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Free Software a Primary Litigation Target

“First they ignore you, then they laugh at you, then they fight you, then you win.”

--Sometimes attributed to Mahatma Gandhi



Gandhi



Summary: Bits from the news about Android, GNU, and Linux, which are under attack from proprietary software giants that use copyright, patent, and antitrust lawsuits

Patent and copyright fights are the last resort against Linux, which is now the most dominant platform (kernel) in the world, often accompanied by GNU. SCOracle tries to claim copyrights over Android, but it has not worked out so far, even after 3 years of litigation.

The SCO case is not totally over (after over a decade in court) and SCO is not dead yet. Mysterious funds keep reviving litigation. IBM is still wrestling with SCO and "IBM is right," says Pamela Jones, "that almost all of the claims in SCO's complaint are dead as a door nail now, because of Novell's victory over SCO regarding the ownership of copyrights, SCO concedes." Novell is pretty much a dead company now; its patents got passed to Oracle, Microsoft, and Apple (CPTN).



"The IBM-backed OIN has not helped fight Apple, e.g. in the Samsung case, showing its futility in a way."In the mean time we learn that software patents are brought forth as defence of Linux, expanding a shield as follows: "Open Invention Network (OIN) has furthered its mission to enable and protect Linux by expanding the Linux System technologies covered by its protective network of royalty-free cross-licenses and by its defensive patent portfolio to include nearly three hundred new Linux software packages. These additions contain a number of packages from notable technologies and projects such as Python (e.g., Django, PyPy, and Twisted), MongoDB, OpenStack, Ruby, and webOS. This new coverage builds upon the two..." (full press release)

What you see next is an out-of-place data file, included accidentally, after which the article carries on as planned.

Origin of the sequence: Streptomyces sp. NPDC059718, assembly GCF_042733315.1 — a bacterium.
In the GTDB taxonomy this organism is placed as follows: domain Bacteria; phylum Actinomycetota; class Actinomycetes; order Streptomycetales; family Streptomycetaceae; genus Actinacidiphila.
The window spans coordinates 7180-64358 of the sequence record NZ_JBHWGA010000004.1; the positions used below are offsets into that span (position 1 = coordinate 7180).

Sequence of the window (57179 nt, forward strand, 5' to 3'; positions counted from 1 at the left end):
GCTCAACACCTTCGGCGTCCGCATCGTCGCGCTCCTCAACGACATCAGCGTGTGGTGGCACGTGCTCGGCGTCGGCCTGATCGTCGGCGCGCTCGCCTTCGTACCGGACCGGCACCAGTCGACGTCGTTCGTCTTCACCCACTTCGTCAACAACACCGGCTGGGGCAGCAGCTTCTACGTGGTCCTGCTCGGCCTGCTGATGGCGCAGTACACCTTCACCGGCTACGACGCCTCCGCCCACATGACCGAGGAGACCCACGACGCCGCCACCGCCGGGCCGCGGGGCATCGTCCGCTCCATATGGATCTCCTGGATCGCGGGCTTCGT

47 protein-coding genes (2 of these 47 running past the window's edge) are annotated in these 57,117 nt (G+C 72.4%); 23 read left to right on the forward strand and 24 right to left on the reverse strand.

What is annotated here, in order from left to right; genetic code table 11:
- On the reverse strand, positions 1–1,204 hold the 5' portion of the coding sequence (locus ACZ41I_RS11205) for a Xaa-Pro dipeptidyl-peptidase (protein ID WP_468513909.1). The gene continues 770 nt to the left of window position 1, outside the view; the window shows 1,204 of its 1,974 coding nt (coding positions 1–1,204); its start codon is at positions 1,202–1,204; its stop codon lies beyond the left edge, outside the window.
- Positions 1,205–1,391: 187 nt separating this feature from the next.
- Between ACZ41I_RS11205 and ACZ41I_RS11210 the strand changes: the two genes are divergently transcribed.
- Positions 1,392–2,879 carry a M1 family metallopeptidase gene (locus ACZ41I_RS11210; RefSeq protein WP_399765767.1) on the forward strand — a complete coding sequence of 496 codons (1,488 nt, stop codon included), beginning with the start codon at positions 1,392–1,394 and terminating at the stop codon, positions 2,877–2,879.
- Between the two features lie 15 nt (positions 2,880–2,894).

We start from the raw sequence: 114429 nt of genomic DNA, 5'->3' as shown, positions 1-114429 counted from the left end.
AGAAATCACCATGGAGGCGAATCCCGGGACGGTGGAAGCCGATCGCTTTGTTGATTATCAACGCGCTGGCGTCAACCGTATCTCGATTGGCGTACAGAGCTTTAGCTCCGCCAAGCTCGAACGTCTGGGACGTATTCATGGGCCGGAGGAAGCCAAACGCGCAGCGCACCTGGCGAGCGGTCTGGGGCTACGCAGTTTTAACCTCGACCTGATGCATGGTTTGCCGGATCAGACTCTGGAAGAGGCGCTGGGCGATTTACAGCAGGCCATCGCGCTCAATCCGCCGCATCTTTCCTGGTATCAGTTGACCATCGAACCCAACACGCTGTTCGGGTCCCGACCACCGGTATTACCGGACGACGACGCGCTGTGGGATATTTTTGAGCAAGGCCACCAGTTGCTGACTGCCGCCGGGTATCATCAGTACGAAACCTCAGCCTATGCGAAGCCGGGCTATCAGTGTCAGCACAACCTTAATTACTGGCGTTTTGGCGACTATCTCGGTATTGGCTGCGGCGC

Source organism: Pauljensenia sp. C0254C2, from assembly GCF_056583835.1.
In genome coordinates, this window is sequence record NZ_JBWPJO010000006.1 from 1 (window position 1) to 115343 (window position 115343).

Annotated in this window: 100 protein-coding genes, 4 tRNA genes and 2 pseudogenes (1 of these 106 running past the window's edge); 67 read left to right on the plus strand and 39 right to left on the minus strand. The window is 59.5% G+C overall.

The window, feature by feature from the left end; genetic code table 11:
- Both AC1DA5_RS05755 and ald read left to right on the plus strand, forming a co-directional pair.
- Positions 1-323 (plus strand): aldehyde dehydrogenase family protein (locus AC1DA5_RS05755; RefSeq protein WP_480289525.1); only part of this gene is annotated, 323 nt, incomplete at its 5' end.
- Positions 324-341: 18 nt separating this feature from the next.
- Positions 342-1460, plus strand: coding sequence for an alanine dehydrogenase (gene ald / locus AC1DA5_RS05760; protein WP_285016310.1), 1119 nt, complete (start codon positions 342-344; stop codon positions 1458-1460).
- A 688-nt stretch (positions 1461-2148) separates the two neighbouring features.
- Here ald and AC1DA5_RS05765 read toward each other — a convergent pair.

The IBM-backed OIN has not helped fight Apple, e.g. in the Samsung case, showing its futility in a way. Samsung was left to fight Apple on its own, challenging the legitimacy of some patents:

Samsung has just filed a motion for a new trial on liability in Apple v. Samsung with respect to Apple's '381 patent. That's the bounce back patent, which was used by Apple in the first trial in California, and the jury ruled that Samsung infringed that patent with 18 products. As you know, the two companies are currently in the pre-retrial motion stage leading up to a retrial on the question of damages only, scheduled to begin in November.


"As the South Korean electronics manufacturer continues to grow, it's expanding operations in the U.S. This means a 1.1 million-square-foot modern campus with space for 2,000 employees," says CNET as Samsung outpaces Apple. "Samsung Electronics is the world's 14th-largest company in terms of revenue, beating out Apple," according to Fortune Global 500. Watch the spin from the Microsoft booster who uses the US-centric worldview to make Android look small.

The matter of fact is, very much as everyone expected, Linux is becoming a worldwide sensation, but this means it also becomes the target of copyright, patent, and antitrust lawsuits (working against Android, the antitrust victim). These lawsuits need to be countered and they are a sign of growth. The more nervous proprietary giants become, the more lawsuits and dirty tricks they will summon, sometimes by proxy.

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